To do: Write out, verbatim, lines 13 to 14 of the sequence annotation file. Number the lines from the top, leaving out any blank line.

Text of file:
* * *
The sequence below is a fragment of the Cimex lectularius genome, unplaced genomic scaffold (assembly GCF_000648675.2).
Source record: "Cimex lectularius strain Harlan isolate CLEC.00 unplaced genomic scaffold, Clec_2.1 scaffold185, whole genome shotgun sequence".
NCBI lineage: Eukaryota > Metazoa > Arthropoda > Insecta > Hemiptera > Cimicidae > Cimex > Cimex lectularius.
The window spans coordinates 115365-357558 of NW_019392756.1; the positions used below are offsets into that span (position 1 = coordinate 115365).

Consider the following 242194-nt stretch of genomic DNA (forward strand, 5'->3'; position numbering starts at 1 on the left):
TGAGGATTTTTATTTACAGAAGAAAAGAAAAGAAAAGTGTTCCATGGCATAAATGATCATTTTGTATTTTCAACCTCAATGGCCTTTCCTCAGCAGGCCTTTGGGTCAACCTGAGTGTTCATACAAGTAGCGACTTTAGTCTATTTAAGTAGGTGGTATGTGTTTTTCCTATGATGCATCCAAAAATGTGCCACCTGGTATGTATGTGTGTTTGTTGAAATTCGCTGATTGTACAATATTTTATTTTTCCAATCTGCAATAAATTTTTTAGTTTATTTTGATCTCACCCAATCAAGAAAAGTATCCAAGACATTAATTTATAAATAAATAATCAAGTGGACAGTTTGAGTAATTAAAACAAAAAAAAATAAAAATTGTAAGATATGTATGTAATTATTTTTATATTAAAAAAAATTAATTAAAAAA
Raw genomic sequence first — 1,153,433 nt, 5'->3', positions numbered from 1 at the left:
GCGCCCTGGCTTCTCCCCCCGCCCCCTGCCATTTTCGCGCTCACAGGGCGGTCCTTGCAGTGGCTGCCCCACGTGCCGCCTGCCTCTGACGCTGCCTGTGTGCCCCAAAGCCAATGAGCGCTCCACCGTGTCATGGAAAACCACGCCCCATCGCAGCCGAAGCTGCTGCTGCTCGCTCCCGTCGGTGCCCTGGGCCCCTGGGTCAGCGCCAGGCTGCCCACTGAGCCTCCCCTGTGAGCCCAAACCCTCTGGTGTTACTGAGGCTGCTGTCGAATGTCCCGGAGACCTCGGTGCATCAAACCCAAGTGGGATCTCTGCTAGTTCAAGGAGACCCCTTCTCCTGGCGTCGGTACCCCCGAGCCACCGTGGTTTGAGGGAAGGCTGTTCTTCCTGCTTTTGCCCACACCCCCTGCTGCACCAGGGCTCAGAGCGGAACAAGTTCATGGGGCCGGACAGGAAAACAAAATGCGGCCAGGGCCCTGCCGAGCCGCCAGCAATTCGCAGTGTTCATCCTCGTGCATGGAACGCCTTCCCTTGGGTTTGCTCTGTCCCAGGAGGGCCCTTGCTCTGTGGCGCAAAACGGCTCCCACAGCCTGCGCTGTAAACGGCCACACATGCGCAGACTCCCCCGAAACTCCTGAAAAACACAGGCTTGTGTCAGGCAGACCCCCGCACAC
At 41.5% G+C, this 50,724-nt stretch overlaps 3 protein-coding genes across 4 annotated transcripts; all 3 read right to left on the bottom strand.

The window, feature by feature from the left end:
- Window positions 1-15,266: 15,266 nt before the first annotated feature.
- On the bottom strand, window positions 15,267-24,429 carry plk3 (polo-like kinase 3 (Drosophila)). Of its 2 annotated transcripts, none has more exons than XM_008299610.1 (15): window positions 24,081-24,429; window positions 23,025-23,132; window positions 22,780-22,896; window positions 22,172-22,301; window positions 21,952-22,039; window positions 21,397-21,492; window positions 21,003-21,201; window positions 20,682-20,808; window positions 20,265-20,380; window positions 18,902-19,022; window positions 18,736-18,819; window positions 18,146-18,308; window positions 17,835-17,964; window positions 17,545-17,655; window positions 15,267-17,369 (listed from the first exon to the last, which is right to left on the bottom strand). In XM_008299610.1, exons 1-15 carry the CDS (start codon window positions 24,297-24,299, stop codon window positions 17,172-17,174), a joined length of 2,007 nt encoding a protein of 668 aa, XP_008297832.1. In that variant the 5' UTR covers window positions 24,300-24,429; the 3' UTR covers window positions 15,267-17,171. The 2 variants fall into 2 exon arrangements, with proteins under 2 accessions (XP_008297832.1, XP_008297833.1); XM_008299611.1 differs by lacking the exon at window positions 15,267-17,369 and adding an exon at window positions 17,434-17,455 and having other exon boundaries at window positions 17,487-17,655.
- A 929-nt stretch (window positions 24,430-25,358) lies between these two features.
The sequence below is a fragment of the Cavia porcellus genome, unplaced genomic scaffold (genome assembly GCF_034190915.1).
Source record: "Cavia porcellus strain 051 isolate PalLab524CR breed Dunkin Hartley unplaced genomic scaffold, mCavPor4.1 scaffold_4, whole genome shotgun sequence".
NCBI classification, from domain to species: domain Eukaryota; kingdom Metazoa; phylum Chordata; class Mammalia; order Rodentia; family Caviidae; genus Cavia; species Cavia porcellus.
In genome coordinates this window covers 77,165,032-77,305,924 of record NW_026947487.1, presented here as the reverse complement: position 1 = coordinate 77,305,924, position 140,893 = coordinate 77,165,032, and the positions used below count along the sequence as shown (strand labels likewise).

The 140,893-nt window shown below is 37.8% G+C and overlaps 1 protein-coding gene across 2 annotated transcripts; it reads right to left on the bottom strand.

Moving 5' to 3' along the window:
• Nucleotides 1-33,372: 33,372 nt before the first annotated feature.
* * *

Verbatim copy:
- A 929-nt stretch (window positions 24,430-25,358) lies between these two features.
The sequence below is a fragment of the Cavia porcellus genome, unplaced genomic scaffold (genome assembly GCF_034190915.1).